Your Words Will Always Be

“It is not true that people stop pursuing dreams because they grow old, they grow old because they stop pursuing dreams.” ~ Gabriel García Márquez

Death can’t take
the tales you gave me.
Your words will
always be
part of the girl I once was,
of the crone I’ll be.

.
a
(not so) wee note…
Gabriel García Márquez was the first writer who made me admire the magic that can be conjured out of words. His novels, essays and short stories inspired me to ask difficult questions about people, about society and about myself. Decades later, I am still asking… and learning. If he hadn’t walked through The Veil in 2014, he would’ve turned 90-years-young today. I suspect he is still enjoying himself, telling stories to angels and demons… And if dying didn’t change him, he is probably terribly pissed off because Death kept him from living during this time of socio-political chaos. It’s not that Gabo loved trouble, just that his muse was so good at turning turmoil into magical realist art that made most people think.
– Linked to the Imaginary Garden with Real Toads ~ Tuesday Platform.

Every time I look at this candle (thank you, Rommy!), I grin… and wonder if Gabo is also grinning at the sight of himself as “A Very Old Man with Enormous Wings”.
Happy Birthday, mi querido Gabo.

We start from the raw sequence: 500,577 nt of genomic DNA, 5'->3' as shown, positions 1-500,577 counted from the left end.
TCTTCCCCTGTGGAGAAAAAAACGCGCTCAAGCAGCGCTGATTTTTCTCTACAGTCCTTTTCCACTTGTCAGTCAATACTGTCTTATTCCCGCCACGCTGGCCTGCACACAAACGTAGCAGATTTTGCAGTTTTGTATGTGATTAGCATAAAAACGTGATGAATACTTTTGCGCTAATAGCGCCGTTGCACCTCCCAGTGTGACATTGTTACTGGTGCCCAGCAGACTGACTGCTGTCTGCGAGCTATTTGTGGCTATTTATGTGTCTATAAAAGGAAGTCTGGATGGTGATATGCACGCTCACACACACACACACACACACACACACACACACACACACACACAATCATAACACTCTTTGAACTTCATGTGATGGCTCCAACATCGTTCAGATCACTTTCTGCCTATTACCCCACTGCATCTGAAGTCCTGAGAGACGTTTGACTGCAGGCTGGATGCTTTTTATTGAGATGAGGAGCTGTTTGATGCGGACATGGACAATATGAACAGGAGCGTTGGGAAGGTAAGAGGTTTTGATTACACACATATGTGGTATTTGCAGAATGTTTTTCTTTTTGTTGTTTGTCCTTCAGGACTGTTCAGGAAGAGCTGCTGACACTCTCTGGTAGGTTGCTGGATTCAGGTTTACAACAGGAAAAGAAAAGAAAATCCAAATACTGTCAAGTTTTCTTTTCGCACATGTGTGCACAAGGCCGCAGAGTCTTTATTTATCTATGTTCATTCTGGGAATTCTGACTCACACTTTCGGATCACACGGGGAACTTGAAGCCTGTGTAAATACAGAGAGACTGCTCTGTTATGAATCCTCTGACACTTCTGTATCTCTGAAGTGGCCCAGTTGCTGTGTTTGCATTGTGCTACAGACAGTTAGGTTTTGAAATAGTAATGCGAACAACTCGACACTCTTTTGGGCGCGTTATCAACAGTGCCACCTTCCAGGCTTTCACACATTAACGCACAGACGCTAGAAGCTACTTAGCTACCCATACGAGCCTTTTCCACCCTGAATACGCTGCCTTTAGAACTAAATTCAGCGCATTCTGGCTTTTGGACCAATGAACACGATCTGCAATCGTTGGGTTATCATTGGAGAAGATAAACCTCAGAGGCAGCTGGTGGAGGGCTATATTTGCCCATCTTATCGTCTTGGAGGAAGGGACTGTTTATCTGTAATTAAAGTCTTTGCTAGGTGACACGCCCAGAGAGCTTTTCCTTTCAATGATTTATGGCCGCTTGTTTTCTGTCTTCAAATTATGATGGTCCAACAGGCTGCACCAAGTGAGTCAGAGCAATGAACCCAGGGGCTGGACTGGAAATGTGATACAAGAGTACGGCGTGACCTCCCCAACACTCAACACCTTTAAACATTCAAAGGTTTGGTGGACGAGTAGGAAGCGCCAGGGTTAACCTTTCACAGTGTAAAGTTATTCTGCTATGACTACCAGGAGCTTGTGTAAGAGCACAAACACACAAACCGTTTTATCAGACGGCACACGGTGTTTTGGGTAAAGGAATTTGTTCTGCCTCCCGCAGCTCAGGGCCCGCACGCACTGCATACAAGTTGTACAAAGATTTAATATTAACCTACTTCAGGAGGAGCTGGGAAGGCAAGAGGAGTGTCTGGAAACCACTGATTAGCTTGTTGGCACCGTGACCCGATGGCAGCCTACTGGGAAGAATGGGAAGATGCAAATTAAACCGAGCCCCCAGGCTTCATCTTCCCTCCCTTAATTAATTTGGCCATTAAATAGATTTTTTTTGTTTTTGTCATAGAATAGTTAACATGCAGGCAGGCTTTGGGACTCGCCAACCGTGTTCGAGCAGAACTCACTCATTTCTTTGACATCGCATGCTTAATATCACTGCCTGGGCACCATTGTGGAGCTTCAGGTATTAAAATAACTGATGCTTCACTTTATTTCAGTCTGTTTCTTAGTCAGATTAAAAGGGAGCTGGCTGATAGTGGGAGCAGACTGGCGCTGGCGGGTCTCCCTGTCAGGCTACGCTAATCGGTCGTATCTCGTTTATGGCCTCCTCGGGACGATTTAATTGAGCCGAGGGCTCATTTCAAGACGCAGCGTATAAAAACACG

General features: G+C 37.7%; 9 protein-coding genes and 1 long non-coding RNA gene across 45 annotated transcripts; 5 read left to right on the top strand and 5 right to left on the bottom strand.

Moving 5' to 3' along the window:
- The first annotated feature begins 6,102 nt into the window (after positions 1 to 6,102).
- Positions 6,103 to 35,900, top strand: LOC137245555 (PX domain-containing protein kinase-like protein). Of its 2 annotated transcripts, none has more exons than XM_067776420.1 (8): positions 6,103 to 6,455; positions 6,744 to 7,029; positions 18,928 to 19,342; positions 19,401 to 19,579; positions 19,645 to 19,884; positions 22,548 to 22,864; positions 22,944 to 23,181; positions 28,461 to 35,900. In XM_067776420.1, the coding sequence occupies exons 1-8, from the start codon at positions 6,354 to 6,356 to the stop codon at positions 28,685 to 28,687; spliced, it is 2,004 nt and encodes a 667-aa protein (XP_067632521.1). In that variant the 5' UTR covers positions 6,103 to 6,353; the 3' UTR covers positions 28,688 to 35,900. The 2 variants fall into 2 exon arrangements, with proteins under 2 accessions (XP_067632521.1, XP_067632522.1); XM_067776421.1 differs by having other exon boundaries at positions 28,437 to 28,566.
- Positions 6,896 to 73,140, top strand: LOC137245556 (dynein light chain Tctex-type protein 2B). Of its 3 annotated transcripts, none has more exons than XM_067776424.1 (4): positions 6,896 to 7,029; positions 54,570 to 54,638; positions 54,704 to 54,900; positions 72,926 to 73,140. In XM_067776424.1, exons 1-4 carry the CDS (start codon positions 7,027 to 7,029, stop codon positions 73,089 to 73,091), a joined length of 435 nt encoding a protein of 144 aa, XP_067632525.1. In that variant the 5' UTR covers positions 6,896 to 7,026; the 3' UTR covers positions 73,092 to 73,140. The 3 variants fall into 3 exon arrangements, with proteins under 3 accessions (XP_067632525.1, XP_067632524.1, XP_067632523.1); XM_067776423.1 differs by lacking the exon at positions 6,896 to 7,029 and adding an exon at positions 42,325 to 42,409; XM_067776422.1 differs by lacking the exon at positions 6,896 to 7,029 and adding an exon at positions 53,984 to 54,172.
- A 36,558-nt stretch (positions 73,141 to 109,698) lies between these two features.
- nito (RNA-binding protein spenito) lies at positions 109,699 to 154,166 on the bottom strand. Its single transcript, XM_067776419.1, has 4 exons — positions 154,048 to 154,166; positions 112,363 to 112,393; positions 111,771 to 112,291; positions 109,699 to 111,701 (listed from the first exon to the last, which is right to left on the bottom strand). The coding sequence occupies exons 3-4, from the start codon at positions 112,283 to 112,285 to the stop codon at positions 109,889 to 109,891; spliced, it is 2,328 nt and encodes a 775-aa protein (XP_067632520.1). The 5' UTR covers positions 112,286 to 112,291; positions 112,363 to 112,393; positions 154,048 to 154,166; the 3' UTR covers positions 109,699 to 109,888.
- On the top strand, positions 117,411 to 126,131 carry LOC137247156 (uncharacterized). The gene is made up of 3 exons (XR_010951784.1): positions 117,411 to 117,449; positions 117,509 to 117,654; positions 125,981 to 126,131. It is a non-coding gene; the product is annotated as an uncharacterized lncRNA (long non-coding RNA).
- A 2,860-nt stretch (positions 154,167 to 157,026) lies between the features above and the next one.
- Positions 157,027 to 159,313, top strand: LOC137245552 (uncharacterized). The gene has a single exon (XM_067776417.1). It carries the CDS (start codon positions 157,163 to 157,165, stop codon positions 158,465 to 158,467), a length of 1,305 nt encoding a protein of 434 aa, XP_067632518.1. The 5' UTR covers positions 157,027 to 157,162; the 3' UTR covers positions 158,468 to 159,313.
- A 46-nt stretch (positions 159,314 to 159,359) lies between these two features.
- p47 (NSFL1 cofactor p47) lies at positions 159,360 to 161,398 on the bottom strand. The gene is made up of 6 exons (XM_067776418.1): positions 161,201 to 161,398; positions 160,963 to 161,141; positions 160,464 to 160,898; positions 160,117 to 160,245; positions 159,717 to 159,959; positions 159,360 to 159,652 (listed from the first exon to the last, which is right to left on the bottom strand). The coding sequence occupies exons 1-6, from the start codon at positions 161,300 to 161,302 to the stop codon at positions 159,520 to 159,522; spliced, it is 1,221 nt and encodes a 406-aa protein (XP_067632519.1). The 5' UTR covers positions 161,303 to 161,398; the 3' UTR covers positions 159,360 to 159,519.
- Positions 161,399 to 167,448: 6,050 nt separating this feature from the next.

Saint Gabriel García Márquez, the Smirker

My phone was bursting with the sound of Rommy’s uncontrollable laughter. There was joy (and a touch of Latina mischievousness) in her mirth.

“Speak now, or forever hold your pieces,” I said. This usually entices her to start singing my name in a mixture of terrible opera and exaggerated Spanish accent (yes, we have issues). But on this occasion, it had no effect. She just giggled… and snorted. “What is it, woman?”

“Candles!” she said. “I found a shop that sells candles of sainted writers. Oh my gods, Magaly, wait until you see Saint Gabriel. They don’t have Terry Pratchett, but Neil Gaiman and J.K. Rowling have also been sanctified. I’m getting Gaiman and Rowling. I have to.”

She sent me the link to Saint Gabriel’s candle, and the moment I saw his smirking haloed face, I roared until I nearly choked. I mean, look at that expression!
Gabriel Garcia Marquez Candle (1)
If you’ve read Love in the Time of Cholera, “A Very Old Man with Enormous Wings”, One Hundred Years of Solitude… or pretty much any of García Márquez’s tales, you probably already know that his dance with religion—particularly South American Catholicism—was always bedecked with layers upon layers of satire and humor.

“I think he would have found the idea of himself as a saint completely hysterical,” I said to Rommy. “I’m getting him.”

In the end, we decided to make things extra special: I got Saint Rowling and Saint Gaiman for Rommy, and she got Saint Gabriel for me.

I’ve placed my smirking sainted writer candle next to my little brother’s ashes. Something tells me that both, my little brother and Gabriel García Márquez, would find the whole thing amusing… And nothing is holier or nobler than good old jollity that makes the belly rumble.
Gabriel Garcia Marquez Candle (2)
After the thought of this post first kissed my mind, I spent some time wondering if anyone would find the idea of a sainted writer candle offensive; and if so, why might they feel that way? What do you think, my Wicked Luvs? Speculate away… and don’t forget to wave at Saint Gabriel García Márquez, the Smirker.
Gabriel Garcia Marquez Candle (3)